Story Time at area day care centers Wednesdays at 3:30 pm Tunes & Tales for all ages in the meeting room Fridays at 10:30 am Toddler Tales for 2’s and 3’s in the meeting room Wednesday, May 23 at 10:15 am

Summer Break Story Time in the meeting room for all ages

MISS JENNIE’S STORY TIME THEMES: Lemonade Day is Coming! Happy Mother’s Day! What Day is it Today? May Flowers! Let’s Go On a Picnic!

MAY THE FOURTH BE WITH YOU DAY May 4 from 4 - 5 pm

Our special Star Wars program is set to blast off for families. Activities will include: a Lego® Station, a Creation ▶

CALENDAR Station, light refreshments, and more! Sign up is suggested and fans are encouraged to wear a costume if they like. Guests may receive a Star Wars mask while supplies last if they do not have a costume. All children must be with an adult. Program is in the meeting room.

SUMMER CHALLENGE STARTS THIS MONTH WITH BELLE Youngsters of all ages can take part in the Summer Challenge that kicks off on May 30. This is when they read our library books to earn prizes and a certificate for their accomplishments! The overall theme is music. The slogan is Libraries Rock. Families can come at either 10:30 am or 2 pm to meet Belle from Disney’s Beauty & the Beast, produced by the Red Mountain Theatre Company. Adults can register children for the Challenge before or after either show and get a goody bag and our activities calendar! Also, beginning May 21, you can register online at library but remember to pick up your bag at the kickoff or another time! The Young Adults (YAs), tweens and teens 11 to 18 years old, will have a separate kickoff on May 31 from 6 to 7:30 pm. The Tweens & Teens Rock Summer Challenge Kickoff Party will feature snacking on fun deserts and candies, socializing, and surprises. The Summer Challenge will include several weeks of entertaining and educational programs and activities, prizes, and more. Performers and activities for June are below. The 2018 Summer Reading Program is supported in whole or in part by the Institute of Museum and Library Services under the provisions of the Library Services and Technology Act as administered by the Alabama Public Library Service. We’d like to thank our sponsors to date: Alabama Shakespeare Festival, AmStar Cinemas, Bike Link, Birmingham Barons Baseball, Friends of the Library, Jim ‘N Nick’s Bar-B-Q Restau-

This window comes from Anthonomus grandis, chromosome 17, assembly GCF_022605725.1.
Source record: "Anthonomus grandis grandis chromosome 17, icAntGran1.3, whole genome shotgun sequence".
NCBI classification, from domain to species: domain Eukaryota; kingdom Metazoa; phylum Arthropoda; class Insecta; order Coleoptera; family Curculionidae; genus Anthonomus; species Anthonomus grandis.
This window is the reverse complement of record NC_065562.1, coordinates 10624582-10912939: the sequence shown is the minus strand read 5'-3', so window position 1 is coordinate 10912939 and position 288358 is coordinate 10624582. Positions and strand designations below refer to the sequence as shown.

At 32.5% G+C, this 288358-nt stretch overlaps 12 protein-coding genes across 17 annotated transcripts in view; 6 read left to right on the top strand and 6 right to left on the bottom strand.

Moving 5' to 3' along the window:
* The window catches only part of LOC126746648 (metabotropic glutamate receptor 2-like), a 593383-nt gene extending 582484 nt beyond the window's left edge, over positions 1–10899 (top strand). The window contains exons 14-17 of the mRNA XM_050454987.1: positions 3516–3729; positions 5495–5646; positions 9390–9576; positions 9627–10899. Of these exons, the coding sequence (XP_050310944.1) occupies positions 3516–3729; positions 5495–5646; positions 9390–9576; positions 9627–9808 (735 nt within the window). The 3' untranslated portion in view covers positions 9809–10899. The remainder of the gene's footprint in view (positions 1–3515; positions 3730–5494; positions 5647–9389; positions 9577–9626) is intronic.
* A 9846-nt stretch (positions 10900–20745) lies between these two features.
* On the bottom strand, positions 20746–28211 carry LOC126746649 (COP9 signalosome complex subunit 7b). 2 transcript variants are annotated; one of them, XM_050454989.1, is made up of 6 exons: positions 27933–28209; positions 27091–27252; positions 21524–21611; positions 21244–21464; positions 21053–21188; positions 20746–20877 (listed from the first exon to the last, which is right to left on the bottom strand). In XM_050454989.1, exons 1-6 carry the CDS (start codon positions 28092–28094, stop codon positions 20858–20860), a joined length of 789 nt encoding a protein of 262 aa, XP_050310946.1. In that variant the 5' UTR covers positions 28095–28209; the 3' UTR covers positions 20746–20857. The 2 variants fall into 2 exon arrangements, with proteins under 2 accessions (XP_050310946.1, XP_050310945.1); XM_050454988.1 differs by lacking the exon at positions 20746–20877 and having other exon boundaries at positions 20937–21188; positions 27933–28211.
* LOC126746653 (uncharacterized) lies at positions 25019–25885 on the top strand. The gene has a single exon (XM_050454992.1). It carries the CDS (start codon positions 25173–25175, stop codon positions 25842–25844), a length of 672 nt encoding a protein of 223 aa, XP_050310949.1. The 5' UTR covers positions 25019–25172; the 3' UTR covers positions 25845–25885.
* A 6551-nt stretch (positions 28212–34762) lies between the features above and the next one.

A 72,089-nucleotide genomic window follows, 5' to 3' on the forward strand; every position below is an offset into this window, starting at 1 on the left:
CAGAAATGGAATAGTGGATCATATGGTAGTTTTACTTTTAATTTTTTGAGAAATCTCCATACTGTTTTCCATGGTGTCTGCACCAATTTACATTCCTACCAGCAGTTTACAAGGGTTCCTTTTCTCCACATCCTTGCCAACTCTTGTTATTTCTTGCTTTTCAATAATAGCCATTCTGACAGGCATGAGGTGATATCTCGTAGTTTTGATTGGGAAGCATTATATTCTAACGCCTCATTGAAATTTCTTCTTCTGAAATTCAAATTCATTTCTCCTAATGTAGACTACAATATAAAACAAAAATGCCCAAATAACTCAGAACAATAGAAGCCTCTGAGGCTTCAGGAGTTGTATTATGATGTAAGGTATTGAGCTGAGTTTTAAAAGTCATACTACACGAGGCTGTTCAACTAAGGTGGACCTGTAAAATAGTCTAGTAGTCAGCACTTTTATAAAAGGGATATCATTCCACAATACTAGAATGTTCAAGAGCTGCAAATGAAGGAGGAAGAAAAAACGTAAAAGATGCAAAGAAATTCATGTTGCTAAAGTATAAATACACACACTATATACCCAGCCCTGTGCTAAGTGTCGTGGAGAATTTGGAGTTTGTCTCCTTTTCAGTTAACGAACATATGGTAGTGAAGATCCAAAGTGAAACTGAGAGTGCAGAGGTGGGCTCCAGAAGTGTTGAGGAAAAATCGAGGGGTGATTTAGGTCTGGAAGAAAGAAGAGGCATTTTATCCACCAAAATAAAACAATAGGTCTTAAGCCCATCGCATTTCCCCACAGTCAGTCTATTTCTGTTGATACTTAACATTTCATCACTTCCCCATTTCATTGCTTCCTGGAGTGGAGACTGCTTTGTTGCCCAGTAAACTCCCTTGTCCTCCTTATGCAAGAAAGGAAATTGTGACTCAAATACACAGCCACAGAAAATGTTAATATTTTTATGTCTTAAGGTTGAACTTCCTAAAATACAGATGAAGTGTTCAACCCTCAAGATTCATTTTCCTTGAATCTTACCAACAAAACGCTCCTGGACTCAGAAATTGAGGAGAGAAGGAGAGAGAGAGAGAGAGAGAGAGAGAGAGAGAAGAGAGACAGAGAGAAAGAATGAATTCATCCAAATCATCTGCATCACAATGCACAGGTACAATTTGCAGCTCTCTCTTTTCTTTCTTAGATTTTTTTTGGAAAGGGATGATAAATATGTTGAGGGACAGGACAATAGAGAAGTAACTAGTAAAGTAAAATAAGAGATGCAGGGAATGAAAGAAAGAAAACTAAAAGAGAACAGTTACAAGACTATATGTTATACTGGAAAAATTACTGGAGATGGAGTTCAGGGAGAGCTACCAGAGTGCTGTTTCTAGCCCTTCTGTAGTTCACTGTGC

rant, McDonald’s, Oak Mountain Lanes, and Red Mountain Theatre Company.

MAY & JUNE SUMMER CHALLENGE ACTIVITIES May 30: Libraries Rock Summer Challenge Kickoff with Belle from Disney’s Beauty & the Beast produced by the Red Mountain Theatre Company at 10:30 am and 2 pm May 31: Tweens & Teens Rock Summer Challenge Kickoff Party at 6 pm (Ages 11-18) June 1: Toddler Tales at 10:30 am June 4: Skin & Bones Comedy Circus at 10:30am June 4: Iron Giant Percussion Concert & DIY Instrument Workshop for All Ages at 4pm June 5: Lego League 4 - 4:45 pm June 5: Drama Workshop 5:30 - 6:15pm Ages 8 to 11, sign up for all six weeks June 5: Drama Workshop 6:30 - 7:15 pm Ages 12 to 15, sign up for all six weeks June 6: Reading & Rocking Story Time at 10:15 am June 6: Tunes & Tales at 3:30 pm June 7: Maynard, Magic & Music at 10:30 am June 7: Tweens & Teens Rock ‘n’ Roll Music & Food Workshop at 4 pm (Ages 11-18) June 8: Toddler Tales at 10:30 am June 11: Be-at Your Best Drums at 10:30 am June 11: Music Mania Read & Re-Create Craft Studio at 4 pm June 12: Lego League from 4 - 4:45 pm June 12: Drama Workshop from 5:306:15 pm (Ages 8 to 11 continues) June 12: Drama Workshop from 6:30 7:15 pm (Ages 12 to 15 continues) June 13: Reading & Rocking Story Time at 10:15 am June 13: Tunes & Tales at 3:30 pm June 14: Birmingham Zoo to You: Animals Rock at 10:30 am June 14: Tweens & Teens Crafts Studio at 4 pm (Ages 11 to 18) June 15: Toddler Tales at 10:30 am June 18: Slightly Offbeat Musical Magic Show at 10:30 am June 18: Music Mania Read & Re-Create

Craft Studio at 4 pm June 19: Lego League from 4 - 4:45 pm June 19: Drama Workshop from 5:30 6:15 pm (Ages 8 to 11 continues) June 19: Drama Workshop from 6:30 7:15 pm (Ages 12 to 15 continues) June 20: Reading & Rocking Story Time at 10:15 am June 20: Tunes & Tales at 3:30 pm June 21: Kids’ Tempo Time at 10:30 am June 21: Tweens & Teens Tempo Time at 4 pm (Ages 11 to 18) June 22: Toddler Tales at 10:30 am June 25: Science of Music at 10:30 am June 26: Block Party - Lego-inspired fun from 3:30 - 4:30 pm June 26: Drama Workshop from 5:30 6:15 pm (Ages 8 to 11 continues) June 26: Drama Workshop from 6:30 7:15 pm (Ages 12 to 15 continues) June 27: Reading & Rocking Story Time at 10:15 am June 27: Tunes & Tales & Treats @ Mr. Mac’s Mad Hatter Hoe Down at 3:30 pm June 28: Food Fun: Jam Making at 10:30 am (First grade to fifth grade) June 28: Tweens & Teens Jam Session: Music and Jam Making at 4 pm (Ages 11-18) June 29: Toddler Tales at 10:30 am Programs are in the meeting room. Children age 6 and younger must be with an adult.